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Potatoes Firmness

Potatoes Hardness Testing

Evaluation of the hardness of potatoes with different cooking times by compression using the CTX and Kramer shear cell

TPotato cells have a rigid cell wall that is a polymer network of polysaccharides with the middle lamella making up the outer layer of the cell wall. The middle lamella comprises mainly pectic material and binds the cells together. During heating, the structure of the cell wall is affected resulting in a loss of cell adhesion. The integrity of the cell membrane is also lost resulting in loss of turgor pressure and free diffusion of cellular contents. Consequently, starch grains within the cells absorb water and swell to form a gel. Heating potatoes therefore causes the swelling of starch grains and a softer tissue whereby the cells are more easily separated. The extent at which these processes occur depends on the cook time. When cooked potato is subjected to a compressive or shear force, the failure of the potato occurs at the middle lamella. Therefore, the cell wall composition and structure greatly determine the texture of the final potato product.

The texture of potatoes can be described by mealiness (mouth feel), waxiness, sloughing, and firmness. The firmness is related to starch swelling and gelatinization as well as stability of the pectic substances in the cell wall and middle lamella.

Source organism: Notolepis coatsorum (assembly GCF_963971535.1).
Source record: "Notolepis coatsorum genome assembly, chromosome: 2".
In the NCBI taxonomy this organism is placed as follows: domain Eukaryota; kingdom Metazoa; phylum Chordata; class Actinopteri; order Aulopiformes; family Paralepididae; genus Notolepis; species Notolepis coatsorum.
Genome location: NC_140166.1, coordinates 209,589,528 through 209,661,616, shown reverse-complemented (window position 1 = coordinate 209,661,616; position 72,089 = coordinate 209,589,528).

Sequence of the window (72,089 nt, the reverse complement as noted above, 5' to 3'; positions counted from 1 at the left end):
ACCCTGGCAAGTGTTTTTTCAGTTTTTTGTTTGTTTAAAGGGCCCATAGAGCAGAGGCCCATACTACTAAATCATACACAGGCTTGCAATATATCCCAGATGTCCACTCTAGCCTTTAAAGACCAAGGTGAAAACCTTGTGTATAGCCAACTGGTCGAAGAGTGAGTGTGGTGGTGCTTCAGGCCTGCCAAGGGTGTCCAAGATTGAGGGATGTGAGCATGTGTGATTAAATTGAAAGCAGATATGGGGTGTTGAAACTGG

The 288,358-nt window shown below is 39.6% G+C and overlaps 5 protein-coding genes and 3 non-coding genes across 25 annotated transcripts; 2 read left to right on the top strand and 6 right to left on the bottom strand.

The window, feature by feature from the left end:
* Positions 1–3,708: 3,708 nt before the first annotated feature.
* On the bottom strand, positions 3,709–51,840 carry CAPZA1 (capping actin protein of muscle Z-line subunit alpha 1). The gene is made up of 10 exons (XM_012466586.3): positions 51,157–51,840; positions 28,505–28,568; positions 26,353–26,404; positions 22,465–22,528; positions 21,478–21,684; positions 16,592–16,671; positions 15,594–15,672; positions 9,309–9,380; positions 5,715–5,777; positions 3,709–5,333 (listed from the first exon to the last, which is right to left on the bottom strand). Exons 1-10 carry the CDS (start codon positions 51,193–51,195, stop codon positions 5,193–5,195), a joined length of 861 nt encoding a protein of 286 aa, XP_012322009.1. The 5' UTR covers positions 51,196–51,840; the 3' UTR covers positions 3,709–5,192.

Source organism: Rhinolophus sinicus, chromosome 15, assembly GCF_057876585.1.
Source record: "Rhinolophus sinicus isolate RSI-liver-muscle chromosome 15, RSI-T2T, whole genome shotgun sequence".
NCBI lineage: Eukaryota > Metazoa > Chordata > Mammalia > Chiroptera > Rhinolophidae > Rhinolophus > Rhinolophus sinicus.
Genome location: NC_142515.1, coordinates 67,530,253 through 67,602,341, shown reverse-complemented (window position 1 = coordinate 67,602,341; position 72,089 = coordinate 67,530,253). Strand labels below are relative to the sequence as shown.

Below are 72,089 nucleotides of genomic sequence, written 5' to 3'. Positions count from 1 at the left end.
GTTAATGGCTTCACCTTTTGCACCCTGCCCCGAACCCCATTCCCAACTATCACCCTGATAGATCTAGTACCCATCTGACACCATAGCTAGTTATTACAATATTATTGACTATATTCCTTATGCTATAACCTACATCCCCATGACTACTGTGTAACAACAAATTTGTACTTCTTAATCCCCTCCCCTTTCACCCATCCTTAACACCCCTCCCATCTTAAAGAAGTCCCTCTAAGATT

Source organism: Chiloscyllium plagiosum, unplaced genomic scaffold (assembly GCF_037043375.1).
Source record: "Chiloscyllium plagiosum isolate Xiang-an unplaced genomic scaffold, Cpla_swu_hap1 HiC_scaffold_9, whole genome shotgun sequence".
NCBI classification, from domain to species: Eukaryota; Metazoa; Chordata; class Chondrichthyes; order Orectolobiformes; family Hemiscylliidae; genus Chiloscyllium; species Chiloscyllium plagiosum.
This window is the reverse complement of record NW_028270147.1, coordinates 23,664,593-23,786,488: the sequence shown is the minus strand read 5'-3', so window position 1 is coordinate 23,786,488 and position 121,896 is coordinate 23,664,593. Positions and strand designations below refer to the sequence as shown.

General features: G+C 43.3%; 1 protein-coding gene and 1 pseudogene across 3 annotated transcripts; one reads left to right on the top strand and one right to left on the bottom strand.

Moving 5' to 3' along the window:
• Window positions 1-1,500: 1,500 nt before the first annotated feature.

The texture analyser can measure the firmness, shear, elasticity, and adhesiveness of potatoes in a compression test; in addition, the cohesiveness, chewiness and gumminess can be measured in a Texture Profile Analysis test (TPA).

This application measures the firmness of potatoes at different cook times using the Kramer shear cell. The Kramer shear cell with its multiple blades can shear samples of variable geometry meaning that the hardness and work done results are an average of the forces required to shear the sample. The test method incorporates the textural methods of compression, shearing and extrusion through slots in the base of the cell.

Texture analysis of potatoes can be used for quality control purposes, predicting consumer acceptance of the product, performing shelf-life studies, and studying the effects on texture by ingredient/formulation changes.


CTX Instrument
Loadcell 100Kg
TA-KSC002 Kramer shear cell with five Blades
TA-BT-KIT Fixture Base Table
Texture Pro CT Software


Test Type: Compression
Pre-Test Speed: 1.0 mm/s
Test Speed: 1.0 mm/s
Post-Test Speed: 1.0 mm/s
Target Type: Distance
Target Value: 60.0 mm
Trigger Force: 50 g


Remove the cooled potatoes from storage just prior to testing. Dice the potatoes and weigh out equal amounts for testing. The sample amount should occupy approximately 70 % of the fill capacity of the cell. 


  1. Attach the blades to the probe shaft of the instrument.
  2. Place a fixture base table onto the base of the instrument and loosely tighten the thumb nuts to enable some degree of mobility.